Transport and access

Tottenham Hotspur Stadium is located in North London, so it is fair to say that getting to the ground isn’t as difficult as it might be to head to somewhere in the back and beyond. If interested in some more detailed ideas, though, the information is provided below.


London has an excellent bus network with plenty of services that run towards the ground. Transport for London has a unique website that can tell exactly which bus to get and precisely where to get it from, for anyone interested in taking a bus to the stadium.


The ground is one mile south of the A406, which is easily accessed from the M25 or the A10. If someone is in the city, then it's the A10 that they will want to be following, while if someone is on the M25, then it is needed to leave about 15 to 20 minutes to make it to the stadium.

By Air

London, as a city, is serviced by several airports, most notably Gatwick, Heathrow, and Stansted. The latter is closest to the ground and has direct train access to Tottenham Hale. It will take riders approximately 30 minutes to get from the airport to the stadium.


The public transport network in London is exceptional, so riders may find it better to consider options other than a taxi unless they are in a rush. To provide something of an idea of pricing, though, a taxi from Euston to Tottenham Hotspur Stadium will take about half an hour, depending on traffic, and it will set back around £30.


Stadium Seat View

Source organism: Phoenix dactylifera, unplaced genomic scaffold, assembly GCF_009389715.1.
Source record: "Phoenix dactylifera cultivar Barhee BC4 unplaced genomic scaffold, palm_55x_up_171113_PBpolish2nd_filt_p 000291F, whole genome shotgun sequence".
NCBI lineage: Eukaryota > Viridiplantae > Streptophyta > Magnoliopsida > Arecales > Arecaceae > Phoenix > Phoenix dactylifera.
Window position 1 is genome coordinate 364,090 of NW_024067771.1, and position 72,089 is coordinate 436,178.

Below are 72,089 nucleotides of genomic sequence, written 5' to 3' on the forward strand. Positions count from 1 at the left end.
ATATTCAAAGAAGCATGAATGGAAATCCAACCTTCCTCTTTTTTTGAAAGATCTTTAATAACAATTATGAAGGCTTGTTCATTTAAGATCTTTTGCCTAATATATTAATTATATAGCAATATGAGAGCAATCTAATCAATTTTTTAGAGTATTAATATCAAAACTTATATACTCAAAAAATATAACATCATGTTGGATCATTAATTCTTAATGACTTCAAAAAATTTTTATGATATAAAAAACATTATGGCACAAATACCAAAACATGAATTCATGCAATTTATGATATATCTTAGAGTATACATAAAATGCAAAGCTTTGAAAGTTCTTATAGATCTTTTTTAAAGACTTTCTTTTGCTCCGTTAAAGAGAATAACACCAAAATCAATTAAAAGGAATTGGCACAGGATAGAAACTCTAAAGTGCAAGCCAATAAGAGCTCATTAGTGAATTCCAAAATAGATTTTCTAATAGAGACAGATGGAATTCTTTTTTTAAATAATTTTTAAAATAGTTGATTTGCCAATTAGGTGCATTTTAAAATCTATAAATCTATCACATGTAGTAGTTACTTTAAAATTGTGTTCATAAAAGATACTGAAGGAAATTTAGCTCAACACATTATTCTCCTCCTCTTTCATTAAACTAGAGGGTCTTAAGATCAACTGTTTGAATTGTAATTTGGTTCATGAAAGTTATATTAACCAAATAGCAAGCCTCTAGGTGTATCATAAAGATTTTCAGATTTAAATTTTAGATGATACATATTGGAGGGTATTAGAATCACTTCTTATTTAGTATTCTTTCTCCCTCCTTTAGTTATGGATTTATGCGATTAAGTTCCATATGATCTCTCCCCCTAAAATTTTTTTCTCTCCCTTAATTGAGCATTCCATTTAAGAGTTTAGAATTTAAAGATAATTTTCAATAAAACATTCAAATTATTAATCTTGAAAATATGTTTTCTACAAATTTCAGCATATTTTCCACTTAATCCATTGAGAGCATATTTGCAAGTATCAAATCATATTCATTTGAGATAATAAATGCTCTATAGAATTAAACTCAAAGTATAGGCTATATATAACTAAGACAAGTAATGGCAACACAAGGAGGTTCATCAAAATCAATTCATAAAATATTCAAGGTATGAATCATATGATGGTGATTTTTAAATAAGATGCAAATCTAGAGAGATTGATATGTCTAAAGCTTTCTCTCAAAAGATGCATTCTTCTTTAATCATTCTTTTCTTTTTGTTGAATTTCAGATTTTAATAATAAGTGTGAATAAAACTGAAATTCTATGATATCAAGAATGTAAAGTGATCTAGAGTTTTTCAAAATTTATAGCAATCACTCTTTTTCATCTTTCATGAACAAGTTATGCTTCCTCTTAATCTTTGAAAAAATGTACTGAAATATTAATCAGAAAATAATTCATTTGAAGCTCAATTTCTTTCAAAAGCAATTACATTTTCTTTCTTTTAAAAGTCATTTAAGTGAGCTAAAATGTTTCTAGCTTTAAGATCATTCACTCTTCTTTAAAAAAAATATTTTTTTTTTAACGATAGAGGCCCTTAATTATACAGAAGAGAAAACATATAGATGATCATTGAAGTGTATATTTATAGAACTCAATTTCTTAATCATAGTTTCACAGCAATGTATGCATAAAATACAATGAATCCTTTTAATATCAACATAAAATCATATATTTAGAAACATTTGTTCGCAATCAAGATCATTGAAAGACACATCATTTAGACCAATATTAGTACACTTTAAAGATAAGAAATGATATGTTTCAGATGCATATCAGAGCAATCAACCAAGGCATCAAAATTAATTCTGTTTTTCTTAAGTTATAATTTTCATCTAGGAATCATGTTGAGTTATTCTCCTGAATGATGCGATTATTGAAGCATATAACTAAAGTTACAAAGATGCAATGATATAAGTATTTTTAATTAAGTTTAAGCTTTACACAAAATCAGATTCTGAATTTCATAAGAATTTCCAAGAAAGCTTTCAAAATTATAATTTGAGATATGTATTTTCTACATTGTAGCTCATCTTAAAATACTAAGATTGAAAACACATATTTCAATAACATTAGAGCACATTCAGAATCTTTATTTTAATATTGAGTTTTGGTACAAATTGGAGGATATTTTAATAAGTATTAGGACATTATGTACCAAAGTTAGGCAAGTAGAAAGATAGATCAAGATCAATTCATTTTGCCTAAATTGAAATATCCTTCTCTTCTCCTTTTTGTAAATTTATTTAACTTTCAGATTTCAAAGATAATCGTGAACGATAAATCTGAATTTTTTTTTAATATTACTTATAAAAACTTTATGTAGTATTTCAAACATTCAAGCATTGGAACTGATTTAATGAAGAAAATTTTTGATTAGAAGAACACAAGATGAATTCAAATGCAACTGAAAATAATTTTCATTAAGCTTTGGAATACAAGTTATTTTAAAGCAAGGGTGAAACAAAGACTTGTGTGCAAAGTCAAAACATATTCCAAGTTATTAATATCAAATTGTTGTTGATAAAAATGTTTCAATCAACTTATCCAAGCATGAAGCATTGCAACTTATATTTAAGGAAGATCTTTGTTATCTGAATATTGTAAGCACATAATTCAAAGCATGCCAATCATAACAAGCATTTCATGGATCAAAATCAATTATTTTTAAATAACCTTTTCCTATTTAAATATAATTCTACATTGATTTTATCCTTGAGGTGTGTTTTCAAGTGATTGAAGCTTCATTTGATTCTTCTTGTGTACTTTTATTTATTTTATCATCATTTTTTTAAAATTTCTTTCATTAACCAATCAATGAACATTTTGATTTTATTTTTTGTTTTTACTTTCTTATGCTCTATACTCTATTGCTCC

Tottenham Hotspur Stadium was designed in the popular bowl style. The initial plan was for there to be around 58,000 seats, only for the club to confirm in March of 2018 that they'd been able to expand it to a final figure of 62,303. That makes it the most significant club ground in London. Despite the bowl design, Spurs have retained four distinct sides, boasting that the single-tier of each stand is no less than 5-8 meters from the line on all sides. Here's a look at the different stands: The South Stand The stand to the south of the ground has been designated as the home end and has 17,500 seats. That makes it the largest single-tier stand in the entire country and is meant to be the stadium's 'heartbeat.' The part was inspired by the 'yellow wall' of Borussia Dortmund at their Signal Iduna Park ground in Germany. At the front of the field is a section of seating that has been future-proofed by having safe-standing rail seating installed. The stand is 34m tall, with 233 steps and contains a market place full of shops, bars, and restaurants. The North Stand With three tiers, the North Stand is designed to welcome away fans in its north-east corner and home supporters across the rest of it. As with the South Stand, there is rail-seating installed should the laws on safe standing change in the future. The stand is ap35.5m tall and consists of four concourse levels. The East Stand The East Stand has four tiers, of which two are designed to host premium seating. These cater to Tottenham's cor